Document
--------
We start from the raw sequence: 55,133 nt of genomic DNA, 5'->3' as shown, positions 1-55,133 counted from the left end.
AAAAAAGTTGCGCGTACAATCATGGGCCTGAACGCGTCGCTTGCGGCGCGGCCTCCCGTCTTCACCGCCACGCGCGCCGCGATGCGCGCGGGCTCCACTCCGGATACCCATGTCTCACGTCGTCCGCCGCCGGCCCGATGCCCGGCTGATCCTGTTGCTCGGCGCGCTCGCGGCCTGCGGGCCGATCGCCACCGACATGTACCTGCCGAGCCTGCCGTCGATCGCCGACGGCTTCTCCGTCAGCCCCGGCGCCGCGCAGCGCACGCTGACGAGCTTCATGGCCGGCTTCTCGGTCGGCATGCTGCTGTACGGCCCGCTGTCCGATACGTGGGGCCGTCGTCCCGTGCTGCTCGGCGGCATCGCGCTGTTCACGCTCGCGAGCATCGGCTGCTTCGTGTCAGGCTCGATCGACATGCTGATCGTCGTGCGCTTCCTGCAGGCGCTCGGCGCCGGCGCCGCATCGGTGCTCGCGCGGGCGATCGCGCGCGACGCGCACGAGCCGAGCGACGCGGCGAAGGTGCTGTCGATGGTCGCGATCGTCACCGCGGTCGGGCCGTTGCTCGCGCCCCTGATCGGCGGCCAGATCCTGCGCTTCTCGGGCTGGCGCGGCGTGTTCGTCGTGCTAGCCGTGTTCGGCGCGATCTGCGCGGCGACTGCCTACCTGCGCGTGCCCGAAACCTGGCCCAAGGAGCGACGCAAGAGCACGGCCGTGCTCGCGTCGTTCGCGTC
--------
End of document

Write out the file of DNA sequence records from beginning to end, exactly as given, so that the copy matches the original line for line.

We start from the raw sequence: 55,133 nt of genomic DNA, 5'->3' as shown, positions 1-55,133 counted from the left end.
AAAAAAGTTGCGCGTACAATCATGGGCCTGAACGCGTCGCTTGCGGCGCGGCCTCCCGTCTTCACCGCCACGCGCGCCGCGATGCGCGCGGGCTCCACTCCGGATACCCATGTCTCACGTCGTCCGCCGCCGGCCCGATGCCCGGCTGATCCTGTTGCTCGGCGCGCTCGCGGCCTGCGGGCCGATCGCCACCGACATGTACCTGCCGAGCCTGCCGTCGATCGCCGACGGCTTCTCCGTCAGCCCCGGCGCCGCGCAGCGCACGCTGACGAGCTTCATGGCCGGCTTCTCGGTCGGCATGCTGCTGTACGGCCCGCTGTCCGATACGTGGGGCCGTCGTCCCGTGCTGCTCGGCGGCATCGCGCTGTTCACGCTCGCGAGCATCGGCTGCTTCGTGTCAGGCTCGATCGACATGCTGATCGTCGTGCGCTTCCTGCAGGCGCTCGGCGCCGGCGCCGCATCGGTGCTCGCGCGGGCGATCGCGCGCGACGCGCACGAGCCGAGCGACGCGGCGAAGGTGCTGTCGATGGTCGCGATCGTCACCGCGGTCGGGCCGTTGCTCGCGCCCCTGATCGGCGGCCAGATCCTGCGCTTCTCGGGCTGGCGCGGCGTGTTCGTCGTGCTAGCCGTGTTCGGCGCGATCTGCGCGGCGACTGCCTACCTGCGCGTGCCCGAAACCTGGCCCAAGGAGCGACGCAAGAGCACGGCCGTGCTCGCGTCGTTCGCGTC